Capture Images of a Specimen through a Microscope

wingThis is an addendum to Aphids & Crataegus. A couple of days ago I came across an unfortunate housefly. I retrieved the fly with tweezers so that I could have a closer look at it with my microscope. It was at that time that I thought others might like to know how to take pictures of specimens in a microscope.

There are at least two ways to take a picture of a specimen through a microscope.

  1. Purchase a digital microscope that has a camera or a nice microscope that can have a camera attached to it.
  2. Use a nice microscope and a decent digital camera.
    The method for taking pictures with this combination is described below.


I would venture to guess that most of us have a digital camera. I have one and it is not a good one, it is old and it won't accept batteries any more, but it still works if I plug it in. It has the macro setting that I use for taking microscope pictures.


The microscope that I am about to describe is the minimum microscope that you should purchase for homeschooling. It is suitable for grades up to 12 and it costs between $160 and $220 depending on what you select.

  • Minimum: 4x, 10x, and 40x objectives for 40, 100, and 400 magnification
  • Fine adjustment knob
  • Illumination either by bulb or reflection

There are more qualities to look for and instead of going over all of them, look at the link below that goes to the microscope that I have.
The link opens in a new window.
National Optical Microscope #131

How to Take the Pictures

Once you have your good microscope and decent camera, it is just a matter of aiming the camera just right. The steps below assume that you have the specimen in the microscope and the microscope focused. Also, the light source must be present. If you need additional light, use a small adjustable light source such as a desk lamp.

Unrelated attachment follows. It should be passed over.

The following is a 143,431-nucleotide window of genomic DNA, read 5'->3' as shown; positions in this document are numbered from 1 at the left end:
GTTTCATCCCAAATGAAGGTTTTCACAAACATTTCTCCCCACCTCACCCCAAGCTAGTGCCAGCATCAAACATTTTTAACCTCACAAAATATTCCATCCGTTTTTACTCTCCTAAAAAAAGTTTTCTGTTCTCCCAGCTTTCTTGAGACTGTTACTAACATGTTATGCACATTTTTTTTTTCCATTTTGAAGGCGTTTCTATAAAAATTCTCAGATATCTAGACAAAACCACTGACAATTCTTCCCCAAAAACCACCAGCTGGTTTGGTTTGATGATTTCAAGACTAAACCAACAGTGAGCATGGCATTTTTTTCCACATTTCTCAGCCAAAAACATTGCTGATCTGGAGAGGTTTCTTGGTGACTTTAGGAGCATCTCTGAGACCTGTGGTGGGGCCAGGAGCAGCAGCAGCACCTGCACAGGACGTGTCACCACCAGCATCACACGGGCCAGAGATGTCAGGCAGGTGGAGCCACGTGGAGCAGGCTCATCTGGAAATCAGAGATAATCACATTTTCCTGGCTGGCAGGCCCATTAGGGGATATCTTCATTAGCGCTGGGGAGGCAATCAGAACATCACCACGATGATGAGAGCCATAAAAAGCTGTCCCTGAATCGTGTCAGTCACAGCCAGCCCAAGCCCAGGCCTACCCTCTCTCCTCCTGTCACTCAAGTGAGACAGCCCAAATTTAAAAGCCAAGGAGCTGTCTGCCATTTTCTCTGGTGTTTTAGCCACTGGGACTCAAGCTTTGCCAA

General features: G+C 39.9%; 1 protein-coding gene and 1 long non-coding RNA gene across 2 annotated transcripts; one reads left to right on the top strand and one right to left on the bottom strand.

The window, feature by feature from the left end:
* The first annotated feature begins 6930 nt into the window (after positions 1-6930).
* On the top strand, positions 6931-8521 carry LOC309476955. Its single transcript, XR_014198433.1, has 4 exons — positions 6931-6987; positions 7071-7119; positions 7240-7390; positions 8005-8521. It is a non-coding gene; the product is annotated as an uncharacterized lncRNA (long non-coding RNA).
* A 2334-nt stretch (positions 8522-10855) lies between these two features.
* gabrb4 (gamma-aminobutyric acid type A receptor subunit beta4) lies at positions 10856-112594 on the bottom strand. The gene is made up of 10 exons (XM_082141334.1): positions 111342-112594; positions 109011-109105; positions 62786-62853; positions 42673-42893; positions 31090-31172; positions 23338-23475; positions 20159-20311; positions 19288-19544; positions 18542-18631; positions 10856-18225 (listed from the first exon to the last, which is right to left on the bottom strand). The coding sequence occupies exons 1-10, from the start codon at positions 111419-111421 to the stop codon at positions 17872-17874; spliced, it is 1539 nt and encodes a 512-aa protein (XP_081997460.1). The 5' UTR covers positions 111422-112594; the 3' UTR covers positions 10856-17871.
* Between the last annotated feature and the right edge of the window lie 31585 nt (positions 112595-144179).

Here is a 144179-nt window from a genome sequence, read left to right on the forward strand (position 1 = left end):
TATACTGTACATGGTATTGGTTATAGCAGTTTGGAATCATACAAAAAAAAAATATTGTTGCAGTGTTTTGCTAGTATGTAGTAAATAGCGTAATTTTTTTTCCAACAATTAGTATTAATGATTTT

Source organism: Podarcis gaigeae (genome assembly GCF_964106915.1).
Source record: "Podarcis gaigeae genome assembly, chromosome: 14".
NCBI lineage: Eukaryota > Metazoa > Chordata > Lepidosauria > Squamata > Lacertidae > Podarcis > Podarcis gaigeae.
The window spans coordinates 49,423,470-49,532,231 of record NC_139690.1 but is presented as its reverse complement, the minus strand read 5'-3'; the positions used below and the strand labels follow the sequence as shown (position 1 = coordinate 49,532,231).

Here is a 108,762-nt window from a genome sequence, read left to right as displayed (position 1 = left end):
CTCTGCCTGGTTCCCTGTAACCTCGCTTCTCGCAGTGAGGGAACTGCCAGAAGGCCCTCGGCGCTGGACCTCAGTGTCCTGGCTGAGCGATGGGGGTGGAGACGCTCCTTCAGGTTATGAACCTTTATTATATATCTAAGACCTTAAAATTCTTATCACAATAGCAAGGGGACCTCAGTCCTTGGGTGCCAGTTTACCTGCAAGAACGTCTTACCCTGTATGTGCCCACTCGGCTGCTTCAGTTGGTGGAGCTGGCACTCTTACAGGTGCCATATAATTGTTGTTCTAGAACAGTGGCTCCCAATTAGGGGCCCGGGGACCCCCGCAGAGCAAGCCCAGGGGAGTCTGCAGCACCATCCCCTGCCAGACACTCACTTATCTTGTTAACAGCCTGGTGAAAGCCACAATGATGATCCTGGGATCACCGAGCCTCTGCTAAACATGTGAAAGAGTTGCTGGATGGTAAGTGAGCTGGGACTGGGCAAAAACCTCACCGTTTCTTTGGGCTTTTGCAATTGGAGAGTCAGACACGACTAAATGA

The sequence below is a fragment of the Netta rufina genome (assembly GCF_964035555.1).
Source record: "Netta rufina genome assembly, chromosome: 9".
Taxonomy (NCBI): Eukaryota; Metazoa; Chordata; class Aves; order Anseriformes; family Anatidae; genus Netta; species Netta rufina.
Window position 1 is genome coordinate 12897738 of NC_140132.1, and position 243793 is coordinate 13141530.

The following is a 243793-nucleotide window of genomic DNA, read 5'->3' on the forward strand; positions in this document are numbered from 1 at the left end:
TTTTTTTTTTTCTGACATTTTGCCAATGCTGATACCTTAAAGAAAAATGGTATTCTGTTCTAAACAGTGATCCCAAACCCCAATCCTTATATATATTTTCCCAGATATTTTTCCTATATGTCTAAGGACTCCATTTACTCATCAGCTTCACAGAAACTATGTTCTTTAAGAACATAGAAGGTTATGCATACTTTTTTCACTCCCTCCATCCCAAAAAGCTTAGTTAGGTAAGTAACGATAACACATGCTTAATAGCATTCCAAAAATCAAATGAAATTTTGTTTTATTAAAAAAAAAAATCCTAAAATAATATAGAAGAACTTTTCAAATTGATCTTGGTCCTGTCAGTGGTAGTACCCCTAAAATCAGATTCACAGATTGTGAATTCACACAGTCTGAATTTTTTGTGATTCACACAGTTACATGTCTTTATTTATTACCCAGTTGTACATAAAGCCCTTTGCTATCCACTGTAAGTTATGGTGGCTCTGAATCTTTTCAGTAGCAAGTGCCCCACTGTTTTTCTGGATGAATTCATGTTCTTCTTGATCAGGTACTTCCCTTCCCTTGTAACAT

Here is how in steps:

  1. Check that your camera is set to a close-up setting or macro.
  2. Look through the camera lens or use the viewing window (I prefer the window.)
  3. Aim the camera so that the light from the microscope is always in view.
  4. Bring the camera closer to the microscope until it is touching it or almost touching it and all the while, Keep the Light in View!
  5. By this time, the specimen ought to show in your camera lens or window, snap the picture.
  6. If the image is not right, try again. If the camera focus is not right, refocus.
  7. Download the images to your computer.

Iris Images

Iris LabledClick on image to see larger version.
April 12, 2007, I picked a bearded iris bloom on my way back from the mailbox. I removed a fall (a lower petal) and a banner petal (upright petal that is attached to base of the fall). There was a stamen sandwiched between the fall and banner petals. I detached the banner from the fall and scanned them. I am telling you this so you will know what parts of the iris are shown to you in the microscope images below.

Iris Petal at 4x
Iris Petal at 40x (400 magnification)
Iris Beard at 40x
Iris Fall and beard, not flattened

Donna Young
April 13, 2007

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